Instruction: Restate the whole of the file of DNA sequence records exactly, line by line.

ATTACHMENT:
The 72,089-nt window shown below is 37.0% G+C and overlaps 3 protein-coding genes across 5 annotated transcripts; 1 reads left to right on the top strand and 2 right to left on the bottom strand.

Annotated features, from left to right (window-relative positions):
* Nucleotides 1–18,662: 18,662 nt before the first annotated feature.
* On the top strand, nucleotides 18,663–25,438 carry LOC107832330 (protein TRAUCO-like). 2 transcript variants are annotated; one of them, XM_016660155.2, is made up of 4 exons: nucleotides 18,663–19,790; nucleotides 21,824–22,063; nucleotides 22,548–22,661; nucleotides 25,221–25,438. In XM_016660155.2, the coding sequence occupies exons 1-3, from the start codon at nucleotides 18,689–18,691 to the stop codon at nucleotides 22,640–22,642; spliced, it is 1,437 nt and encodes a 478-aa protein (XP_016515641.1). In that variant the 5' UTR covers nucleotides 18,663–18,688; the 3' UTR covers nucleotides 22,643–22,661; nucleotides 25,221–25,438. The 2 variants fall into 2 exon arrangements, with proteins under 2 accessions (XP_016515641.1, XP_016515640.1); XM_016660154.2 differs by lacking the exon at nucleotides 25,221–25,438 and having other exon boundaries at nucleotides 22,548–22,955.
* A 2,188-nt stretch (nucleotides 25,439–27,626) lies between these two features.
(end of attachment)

The 72,089-nt window shown below is 37.0% G+C and overlaps 3 protein-coding genes across 5 annotated transcripts; 1 reads left to right on the top strand and 2 right to left on the bottom strand.

Annotated features, from left to right (window-relative positions):
* Nucleotides 1–18,662: 18,662 nt before the first annotated feature.
* On the top strand, nucleotides 18,663–25,438 carry LOC107832330 (protein TRAUCO-like). 2 transcript variants are annotated; one of them, XM_016660155.2, is made up of 4 exons: nucleotides 18,663–19,790; nucleotides 21,824–22,063; nucleotides 22,548–22,661; nucleotides 25,221–25,438. In XM_016660155.2, the coding sequence occupies exons 1-3, from the start codon at nucleotides 18,689–18,691 to the stop codon at nucleotides 22,640–22,642; spliced, it is 1,437 nt and encodes a 478-aa protein (XP_016515641.1). In that variant the 5' UTR covers nucleotides 18,663–18,688; the 3' UTR covers nucleotides 22,643–22,661; nucleotides 25,221–25,438. The 2 variants fall into 2 exon arrangements, with proteins under 2 accessions (XP_016515641.1, XP_016515640.1); XM_016660154.2 differs by lacking the exon at nucleotides 25,221–25,438 and having other exon boundaries at nucleotides 22,548–22,955.
* A 2,188-nt stretch (nucleotides 25,439–27,626) lies between these two features.